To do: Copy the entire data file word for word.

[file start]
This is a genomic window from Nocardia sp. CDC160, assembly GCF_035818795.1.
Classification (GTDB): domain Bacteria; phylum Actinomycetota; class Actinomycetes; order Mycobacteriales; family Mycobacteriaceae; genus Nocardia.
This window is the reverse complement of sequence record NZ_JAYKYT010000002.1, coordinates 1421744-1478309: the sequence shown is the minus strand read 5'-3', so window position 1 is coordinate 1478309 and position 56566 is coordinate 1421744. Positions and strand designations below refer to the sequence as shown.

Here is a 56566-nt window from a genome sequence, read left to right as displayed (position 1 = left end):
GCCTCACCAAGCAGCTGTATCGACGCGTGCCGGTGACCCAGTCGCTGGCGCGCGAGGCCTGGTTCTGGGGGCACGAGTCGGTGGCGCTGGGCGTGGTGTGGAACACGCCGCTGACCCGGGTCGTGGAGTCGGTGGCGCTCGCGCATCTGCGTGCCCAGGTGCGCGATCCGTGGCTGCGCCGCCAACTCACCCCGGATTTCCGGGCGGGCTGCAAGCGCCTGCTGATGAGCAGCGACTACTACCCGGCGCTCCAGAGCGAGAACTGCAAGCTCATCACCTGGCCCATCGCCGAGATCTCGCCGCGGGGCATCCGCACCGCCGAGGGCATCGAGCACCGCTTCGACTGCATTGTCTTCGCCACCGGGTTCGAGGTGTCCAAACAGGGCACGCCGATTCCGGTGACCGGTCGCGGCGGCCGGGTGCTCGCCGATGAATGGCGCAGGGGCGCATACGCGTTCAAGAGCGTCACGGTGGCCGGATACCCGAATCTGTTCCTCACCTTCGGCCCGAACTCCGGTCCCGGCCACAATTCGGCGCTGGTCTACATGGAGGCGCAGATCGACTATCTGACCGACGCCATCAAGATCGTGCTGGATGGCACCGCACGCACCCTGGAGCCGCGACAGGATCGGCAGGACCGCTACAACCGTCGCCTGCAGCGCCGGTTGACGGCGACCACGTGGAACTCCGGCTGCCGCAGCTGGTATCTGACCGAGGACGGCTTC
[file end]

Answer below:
This is a genomic window from Nocardia sp. CDC160, assembly GCF_035818795.1.
Classification (GTDB): domain Bacteria; phylum Actinomycetota; class Actinomycetes; order Mycobacteriales; family Mycobacteriaceae; genus Nocardia.
This window is the reverse complement of sequence record NZ_JAYKYT010000002.1, coordinates 1421744-1478309: the sequence shown is the minus strand read 5'-3', so window position 1 is coordinate 1478309 and position 56566 is coordinate 1421744. Positions and strand designations below refer to the sequence as shown.

Here is a 56566-nt window from a genome sequence, read left to right as displayed (position 1 = left end):
GCCTCACCAAGCAGCTGTATCGACGCGTGCCGGTGACCCAGTCGCTGGCGCGCGAGGCCTGGTTCTGGGGGCACGAGTCGGTGGCGCTGGGCGTGGTGTGGAACACGCCGCTGACCCGGGTCGTGGAGTCGGTGGCGCTCGCGCATCTGCGTGCCCAGGTGCGCGATCCGTGGCTGCGCCGCCAACTCACCCCGGATTTCCGGGCGGGCTGCAAGCGCCTGCTGATGAGCAGCGACTACTACCCGGCGCTCCAGAGCGAGAACTGCAAGCTCATCACCTGGCCCATCGCCGAGATCTCGCCGCGGGGCATCCGCACCGCCGAGGGCATCGAGCACCGCTTCGACTGCATTGTCTTCGCCACCGGGTTCGAGGTGTCCAAACAGGGCACGCCGATTCCGGTGACCGGTCGCGGCGGCCGGGTGCTCGCCGATGAATGGCGCAGGGGCGCATACGCGTTCAAGAGCGTCACGGTGGCCGGATACCCGAATCTGTTCCTCACCTTCGGCCCGAACTCCGGTCCCGGCCACAATTCGGCGCTGGTCTACATGGAGGCGCAGATCGACTATCTGACCGACGCCATCAAGATCGTGCTGGATGGCACCGCACGCACCCTGGAGCCGCGACAGGATCGGCAGGACCGCTACAACCGTCGCCTGCAGCGCCGGTTGACGGCGACCACGTGGAACTCCGGCTGCCGCAGCTGGTATCTGACCGAGGACGGCTTC